"Because nearly 80 percent of U.S. physicians use the Web, we feel it offers public health jurisdictions a great opportunity to facilitate disease reporting," said David Welliver, M.S., M.B.A., information technologist, Penn State Milton S. Hershey Medical Center. "Most of the 57 state and territory health departments that report diseases to the Centers for Disease Control and Prevention already maintain Web sites. However, we found that relatively few sites contained all the types of information important in facilitating infectious disease reporting, and in many cases the information was buried deep in the Web site."
This study offers the first assessment of the status of U.S. states' and territories' use of the Web to aid in infectious disease reporting. The study, "Use of the Web by State and Territorial Health Departments to Promote Infectious Disease Reporting," appears in the March 3 issue of the Journal of the American Medical Association.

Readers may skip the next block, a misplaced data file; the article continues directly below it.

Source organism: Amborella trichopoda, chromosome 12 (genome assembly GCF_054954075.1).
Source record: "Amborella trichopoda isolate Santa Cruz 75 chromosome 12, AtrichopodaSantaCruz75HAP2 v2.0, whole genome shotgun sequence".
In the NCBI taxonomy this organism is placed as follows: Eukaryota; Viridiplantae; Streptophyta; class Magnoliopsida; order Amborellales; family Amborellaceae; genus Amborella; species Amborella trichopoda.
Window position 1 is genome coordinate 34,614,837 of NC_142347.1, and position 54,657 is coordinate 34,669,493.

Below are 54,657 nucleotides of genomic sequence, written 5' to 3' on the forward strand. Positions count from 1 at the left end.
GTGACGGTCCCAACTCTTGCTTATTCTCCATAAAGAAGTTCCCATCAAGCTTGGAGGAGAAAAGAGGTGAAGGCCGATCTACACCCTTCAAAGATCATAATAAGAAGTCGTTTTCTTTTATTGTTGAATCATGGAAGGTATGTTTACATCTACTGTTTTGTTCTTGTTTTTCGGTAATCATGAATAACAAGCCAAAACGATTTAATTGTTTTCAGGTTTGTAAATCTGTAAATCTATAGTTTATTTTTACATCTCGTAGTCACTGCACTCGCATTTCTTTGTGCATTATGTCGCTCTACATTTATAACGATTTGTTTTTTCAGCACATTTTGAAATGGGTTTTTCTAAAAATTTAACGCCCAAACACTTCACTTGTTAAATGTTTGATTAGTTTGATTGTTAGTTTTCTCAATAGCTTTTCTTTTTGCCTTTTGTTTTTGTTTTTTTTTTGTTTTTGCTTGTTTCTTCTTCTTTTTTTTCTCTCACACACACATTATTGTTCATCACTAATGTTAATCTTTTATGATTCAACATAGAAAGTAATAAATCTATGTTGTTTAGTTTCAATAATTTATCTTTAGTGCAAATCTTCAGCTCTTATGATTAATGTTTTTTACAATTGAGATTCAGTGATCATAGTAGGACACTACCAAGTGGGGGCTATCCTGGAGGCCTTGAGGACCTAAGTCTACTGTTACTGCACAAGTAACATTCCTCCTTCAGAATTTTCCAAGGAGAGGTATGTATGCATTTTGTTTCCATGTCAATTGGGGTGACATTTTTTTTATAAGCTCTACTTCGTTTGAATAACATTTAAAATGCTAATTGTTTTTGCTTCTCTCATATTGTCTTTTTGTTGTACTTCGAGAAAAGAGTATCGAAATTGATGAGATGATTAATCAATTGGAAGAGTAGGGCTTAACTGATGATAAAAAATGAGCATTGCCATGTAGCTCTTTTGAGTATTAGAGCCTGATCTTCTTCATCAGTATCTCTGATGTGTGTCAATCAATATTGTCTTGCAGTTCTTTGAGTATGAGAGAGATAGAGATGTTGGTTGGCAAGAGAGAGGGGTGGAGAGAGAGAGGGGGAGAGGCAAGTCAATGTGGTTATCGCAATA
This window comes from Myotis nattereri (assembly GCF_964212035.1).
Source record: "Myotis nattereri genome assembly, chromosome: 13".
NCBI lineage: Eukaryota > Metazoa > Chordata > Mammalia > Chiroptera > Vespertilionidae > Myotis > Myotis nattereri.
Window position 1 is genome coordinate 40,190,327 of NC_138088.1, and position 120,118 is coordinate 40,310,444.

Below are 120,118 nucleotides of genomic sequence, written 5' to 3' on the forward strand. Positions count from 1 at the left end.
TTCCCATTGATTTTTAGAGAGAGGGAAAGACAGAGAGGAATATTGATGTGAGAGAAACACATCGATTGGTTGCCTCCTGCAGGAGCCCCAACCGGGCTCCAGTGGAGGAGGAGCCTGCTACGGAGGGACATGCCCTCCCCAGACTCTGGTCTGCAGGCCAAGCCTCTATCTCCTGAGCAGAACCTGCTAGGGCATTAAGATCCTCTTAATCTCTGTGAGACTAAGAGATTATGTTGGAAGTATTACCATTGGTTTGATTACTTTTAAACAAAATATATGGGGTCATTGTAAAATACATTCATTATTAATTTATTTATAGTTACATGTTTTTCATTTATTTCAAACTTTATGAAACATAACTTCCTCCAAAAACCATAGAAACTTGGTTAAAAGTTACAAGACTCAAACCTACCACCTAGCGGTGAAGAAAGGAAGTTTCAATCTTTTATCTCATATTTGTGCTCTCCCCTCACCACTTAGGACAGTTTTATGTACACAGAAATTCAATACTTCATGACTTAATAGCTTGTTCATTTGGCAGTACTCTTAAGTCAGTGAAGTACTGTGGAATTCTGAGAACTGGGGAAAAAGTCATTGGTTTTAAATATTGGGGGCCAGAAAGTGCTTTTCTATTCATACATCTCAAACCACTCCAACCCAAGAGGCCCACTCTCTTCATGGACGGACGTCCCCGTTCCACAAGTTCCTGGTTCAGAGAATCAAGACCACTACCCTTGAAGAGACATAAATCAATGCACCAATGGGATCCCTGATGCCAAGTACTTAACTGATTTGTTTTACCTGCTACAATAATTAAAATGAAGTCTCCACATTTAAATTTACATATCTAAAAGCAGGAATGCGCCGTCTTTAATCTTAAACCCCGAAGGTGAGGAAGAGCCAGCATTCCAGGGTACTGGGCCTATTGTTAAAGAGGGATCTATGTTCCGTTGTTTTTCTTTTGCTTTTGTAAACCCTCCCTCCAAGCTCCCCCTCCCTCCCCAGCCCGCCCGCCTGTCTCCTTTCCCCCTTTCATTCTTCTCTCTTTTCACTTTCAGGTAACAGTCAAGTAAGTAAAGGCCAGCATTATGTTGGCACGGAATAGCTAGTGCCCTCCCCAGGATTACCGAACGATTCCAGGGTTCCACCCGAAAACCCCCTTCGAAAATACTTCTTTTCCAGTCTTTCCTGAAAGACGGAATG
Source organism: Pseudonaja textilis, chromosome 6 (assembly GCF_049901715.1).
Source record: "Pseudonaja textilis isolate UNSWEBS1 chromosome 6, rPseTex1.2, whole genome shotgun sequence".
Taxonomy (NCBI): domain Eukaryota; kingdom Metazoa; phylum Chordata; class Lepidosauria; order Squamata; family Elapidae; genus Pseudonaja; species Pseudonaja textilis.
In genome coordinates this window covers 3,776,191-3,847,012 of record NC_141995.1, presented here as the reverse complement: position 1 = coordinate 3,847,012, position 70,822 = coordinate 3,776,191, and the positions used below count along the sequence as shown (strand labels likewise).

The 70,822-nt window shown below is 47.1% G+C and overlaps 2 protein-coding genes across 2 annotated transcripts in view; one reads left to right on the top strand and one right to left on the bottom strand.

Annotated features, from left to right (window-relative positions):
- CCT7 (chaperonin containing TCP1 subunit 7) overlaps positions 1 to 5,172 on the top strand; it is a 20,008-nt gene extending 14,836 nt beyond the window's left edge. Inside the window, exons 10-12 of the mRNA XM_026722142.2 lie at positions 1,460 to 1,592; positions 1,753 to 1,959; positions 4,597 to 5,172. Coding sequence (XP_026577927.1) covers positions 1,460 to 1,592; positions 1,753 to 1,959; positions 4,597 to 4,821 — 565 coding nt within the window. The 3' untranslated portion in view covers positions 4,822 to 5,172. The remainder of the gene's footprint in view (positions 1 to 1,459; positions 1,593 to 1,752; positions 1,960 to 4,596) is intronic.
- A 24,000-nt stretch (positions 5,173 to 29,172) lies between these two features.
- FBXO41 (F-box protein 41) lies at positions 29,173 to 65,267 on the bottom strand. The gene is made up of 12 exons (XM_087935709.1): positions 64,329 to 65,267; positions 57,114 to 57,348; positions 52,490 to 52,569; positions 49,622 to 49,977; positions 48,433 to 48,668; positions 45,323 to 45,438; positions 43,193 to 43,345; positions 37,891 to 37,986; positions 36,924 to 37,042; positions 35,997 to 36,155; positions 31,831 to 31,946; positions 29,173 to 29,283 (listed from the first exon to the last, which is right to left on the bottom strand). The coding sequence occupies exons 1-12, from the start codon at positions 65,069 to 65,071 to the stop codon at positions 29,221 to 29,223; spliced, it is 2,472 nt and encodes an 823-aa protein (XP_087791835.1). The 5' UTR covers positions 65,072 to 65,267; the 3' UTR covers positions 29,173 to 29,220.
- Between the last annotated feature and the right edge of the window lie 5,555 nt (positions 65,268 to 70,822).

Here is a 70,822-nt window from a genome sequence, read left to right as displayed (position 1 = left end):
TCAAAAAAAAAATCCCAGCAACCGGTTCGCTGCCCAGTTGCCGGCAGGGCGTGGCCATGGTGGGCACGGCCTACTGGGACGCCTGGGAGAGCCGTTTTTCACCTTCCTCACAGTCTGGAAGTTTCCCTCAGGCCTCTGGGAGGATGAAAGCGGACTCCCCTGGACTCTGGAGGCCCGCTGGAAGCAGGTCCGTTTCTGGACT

"Physicians and other health care workers who want to comply with disease reporting mandates often encounter logistical barriers," said Kathleen G. Julian, M.D., infectious disease fellow, Penn State Milton S. Hershey Medical Center. "If you diagnose encephalitis and you are prepared to report it, you'll need contact and other health department information. An easily accessible disease reporting Web site could be a helpful resource."
The team surveyed state epidemiologists in 57 U.S. states and territories that participate in the National Notifiable Diseases Surveillance System (NNDSS) of the Centers for Disease Control an
Contact: Valerie Gliem